"The Looking Glass Wars"
by Frank Beddor
Pub Date: September 26th 2006
Alice Liddel was an ordinary girl who stepped through the looking glass and entered a fairy-tale world invented by Lewis Carrol in his famous storybook.
Wonderland is real. Alyss Heart is the heir to the throne, until her murderous aunt Redd steals the crown and kills Alyss's parents. To escape Redd, Alyss and her bodyguard. Hatter Madigan, must flee to our world through the Pool of Tears. But in the pool Alyss and Hatter are separated. Lost and alone in Victorian London, Alyss is befriended by an aspiring author, to whom she tells the violent, heartbreaking story of her young life. Yet he gets the story all wrong. Hatter Madigan knows the truth only too well, and he is searching every corner of our world to find the lost princess and return her to Wonderland so she may battle Redd for her rightful place as the Queen of Hearts.
My friend at work was bugging me for months to read this book and I am so glad it finally made its way to the top of my to read pile. I loved Beddor's twist on "Alice in Wonderland" and "Through the Looking Glass", he was able to take a classic world and make it his own, while still keeping the magic of the original texts intact. Beddor was able to recreate the fanciful Wonderland setting upholding it as a realm where the impossible is possible. His characters were vivid with huge personalities, all of them were unique and really helped bring the book to life. I was going to name my favorite characters; however, I would have ended up listing pretty much all of them. I really love how Beddor used white and dark imagination in the book, it was so cool to read about the battles and seeing how each side harmed their enemies. That sounds kind of cryptic, but Beddor was just so inventive in the fighting scenes.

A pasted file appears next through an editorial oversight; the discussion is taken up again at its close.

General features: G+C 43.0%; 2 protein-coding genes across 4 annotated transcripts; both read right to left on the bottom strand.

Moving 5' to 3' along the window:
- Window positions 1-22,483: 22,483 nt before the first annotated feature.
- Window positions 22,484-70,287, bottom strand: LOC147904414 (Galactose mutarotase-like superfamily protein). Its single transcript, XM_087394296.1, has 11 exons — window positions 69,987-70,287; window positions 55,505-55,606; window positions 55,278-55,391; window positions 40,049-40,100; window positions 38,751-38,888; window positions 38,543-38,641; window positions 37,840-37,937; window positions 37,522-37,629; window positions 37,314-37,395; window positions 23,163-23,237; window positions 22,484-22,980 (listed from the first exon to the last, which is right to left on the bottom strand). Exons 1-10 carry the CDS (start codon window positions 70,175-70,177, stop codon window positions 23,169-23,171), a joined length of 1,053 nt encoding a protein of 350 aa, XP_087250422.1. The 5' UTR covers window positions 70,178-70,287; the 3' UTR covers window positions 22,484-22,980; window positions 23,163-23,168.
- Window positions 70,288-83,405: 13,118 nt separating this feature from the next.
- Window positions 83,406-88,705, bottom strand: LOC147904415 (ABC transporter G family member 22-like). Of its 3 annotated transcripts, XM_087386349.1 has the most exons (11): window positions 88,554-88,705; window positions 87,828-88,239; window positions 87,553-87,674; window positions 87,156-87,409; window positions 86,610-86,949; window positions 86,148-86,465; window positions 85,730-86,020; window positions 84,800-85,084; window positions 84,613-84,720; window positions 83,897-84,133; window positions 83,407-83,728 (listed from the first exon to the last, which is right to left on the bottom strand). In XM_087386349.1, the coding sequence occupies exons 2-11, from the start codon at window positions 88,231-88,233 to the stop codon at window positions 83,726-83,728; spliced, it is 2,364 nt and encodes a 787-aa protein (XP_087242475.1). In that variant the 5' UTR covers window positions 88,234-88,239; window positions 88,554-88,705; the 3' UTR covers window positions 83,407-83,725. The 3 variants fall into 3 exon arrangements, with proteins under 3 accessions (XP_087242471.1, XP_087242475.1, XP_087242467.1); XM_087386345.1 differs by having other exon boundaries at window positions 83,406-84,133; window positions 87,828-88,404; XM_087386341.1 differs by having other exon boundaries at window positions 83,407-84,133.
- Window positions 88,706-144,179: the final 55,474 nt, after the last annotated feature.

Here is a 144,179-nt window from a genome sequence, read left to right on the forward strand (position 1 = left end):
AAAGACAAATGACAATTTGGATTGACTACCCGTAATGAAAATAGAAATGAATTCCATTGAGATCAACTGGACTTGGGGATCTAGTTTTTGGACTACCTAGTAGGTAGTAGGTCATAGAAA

Alyss's quest to find her place in the world, whether it is Earth or Wonderland, and her identity struggles are concepts readers will relate to. Even Alyss's family issues on Earth and in Wonderland will reverberate with audiences. Redd is a tyrant who rules Wonderland as a fascist state telling people what they will believe and how they should act. Her unethical treatment of citizens and Wonderland's ecosystem reflect some of the major conflicts that our own world has gone through in the last century. Beddor is able to add a lot of substance to the book without slowing down the story or taking away from the fantastical world that is Wonderland.
This book would not have worked if the writer did not have a wonderful imagination and was not intimately familiar with both of Lewis Carroll's Alice books. I am so glad that Beddor took the risk of writing this series because he created pure magic. I have already started the second book and am really enjoying it so far. I would recommend this book to anyone who is a fan of "Alice in Wonderland", as well as to people who enjoy fantasy and adventure.